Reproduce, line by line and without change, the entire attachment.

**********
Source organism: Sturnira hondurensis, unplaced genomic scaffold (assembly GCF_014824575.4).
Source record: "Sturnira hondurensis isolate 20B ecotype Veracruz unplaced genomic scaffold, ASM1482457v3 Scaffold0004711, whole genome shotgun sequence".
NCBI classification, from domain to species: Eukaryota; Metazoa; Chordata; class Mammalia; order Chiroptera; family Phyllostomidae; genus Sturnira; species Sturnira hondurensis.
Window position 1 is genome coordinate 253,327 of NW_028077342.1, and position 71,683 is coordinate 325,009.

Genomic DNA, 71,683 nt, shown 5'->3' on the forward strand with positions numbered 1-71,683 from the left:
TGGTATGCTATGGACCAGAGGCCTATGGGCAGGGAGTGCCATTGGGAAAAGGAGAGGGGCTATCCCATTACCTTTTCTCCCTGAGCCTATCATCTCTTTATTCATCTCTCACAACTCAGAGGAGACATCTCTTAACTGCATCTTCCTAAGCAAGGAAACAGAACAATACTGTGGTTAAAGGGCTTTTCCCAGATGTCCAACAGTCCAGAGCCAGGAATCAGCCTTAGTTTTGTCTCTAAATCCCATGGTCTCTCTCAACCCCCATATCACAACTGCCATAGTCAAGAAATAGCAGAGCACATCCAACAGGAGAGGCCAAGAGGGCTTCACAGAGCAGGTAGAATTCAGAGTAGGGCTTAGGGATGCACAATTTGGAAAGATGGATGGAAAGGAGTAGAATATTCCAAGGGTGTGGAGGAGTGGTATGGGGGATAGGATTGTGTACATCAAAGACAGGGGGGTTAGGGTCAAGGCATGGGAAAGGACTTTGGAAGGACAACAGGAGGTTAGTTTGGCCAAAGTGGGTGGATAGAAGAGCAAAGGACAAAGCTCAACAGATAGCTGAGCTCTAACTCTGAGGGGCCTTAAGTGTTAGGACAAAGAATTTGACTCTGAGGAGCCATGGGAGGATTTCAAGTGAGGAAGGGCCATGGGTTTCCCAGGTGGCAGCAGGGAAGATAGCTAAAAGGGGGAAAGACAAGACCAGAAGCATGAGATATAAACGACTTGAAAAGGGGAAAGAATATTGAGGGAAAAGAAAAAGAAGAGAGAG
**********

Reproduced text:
Source organism: Sturnira hondurensis, unplaced genomic scaffold (assembly GCF_014824575.4).
Source record: "Sturnira hondurensis isolate 20B ecotype Veracruz unplaced genomic scaffold, ASM1482457v3 Scaffold0004711, whole genome shotgun sequence".
NCBI classification, from domain to species: Eukaryota; Metazoa; Chordata; class Mammalia; order Chiroptera; family Phyllostomidae; genus Sturnira; species Sturnira hondurensis.
Window position 1 is genome coordinate 253,327 of NW_028077342.1, and position 71,683 is coordinate 325,009.

Genomic DNA, 71,683 nt, shown 5'->3' on the forward strand with positions numbered 1-71,683 from the left:
TGGTATGCTATGGACCAGAGGCCTATGGGCAGGGAGTGCCATTGGGAAAAGGAGAGGGGCTATCCCATTACCTTTTCTCCCTGAGCCTATCATCTCTTTATTCATCTCTCACAACTCAGAGGAGACATCTCTTAACTGCATCTTCCTAAGCAAGGAAACAGAACAATACTGTGGTTAAAGGGCTTTTCCCAGATGTCCAACAGTCCAGAGCCAGGAATCAGCCTTAGTTTTGTCTCTAAATCCCATGGTCTCTCTCAACCCCCATATCACAACTGCCATAGTCAAGAAATAGCAGAGCACATCCAACAGGAGAGGCCAAGAGGGCTTCACAGAGCAGGTAGAATTCAGAGTAGGGCTTAGGGATGCACAATTTGGAAAGATGGATGGAAAGGAGTAGAATATTCCAAGGGTGTGGAGGAGTGGTATGGGGGATAGGATTGTGTACATCAAAGACAGGGGGGTTAGGGTCAAGGCATGGGAAAGGACTTTGGAAGGACAACAGGAGGTTAGTTTGGCCAAAGTGGGTGGATAGAAGAGCAAAGGACAAAGCTCAACAGATAGCTGAGCTCTAACTCTGAGGGGCCTTAAGTGTTAGGACAAAGAATTTGACTCTGAGGAGCCATGGGAGGATTTCAAGTGAGGAAGGGCCATGGGTTTCCCAGGTGGCAGCAGGGAAGATAGCTAAAAGGGGGAAAGACAAGACCAGAAGCATGAGATATAAACGACTTGAAAAGGGGAAAGAATATTGAGGGAAAAGAAAAAGAAGAGAGAG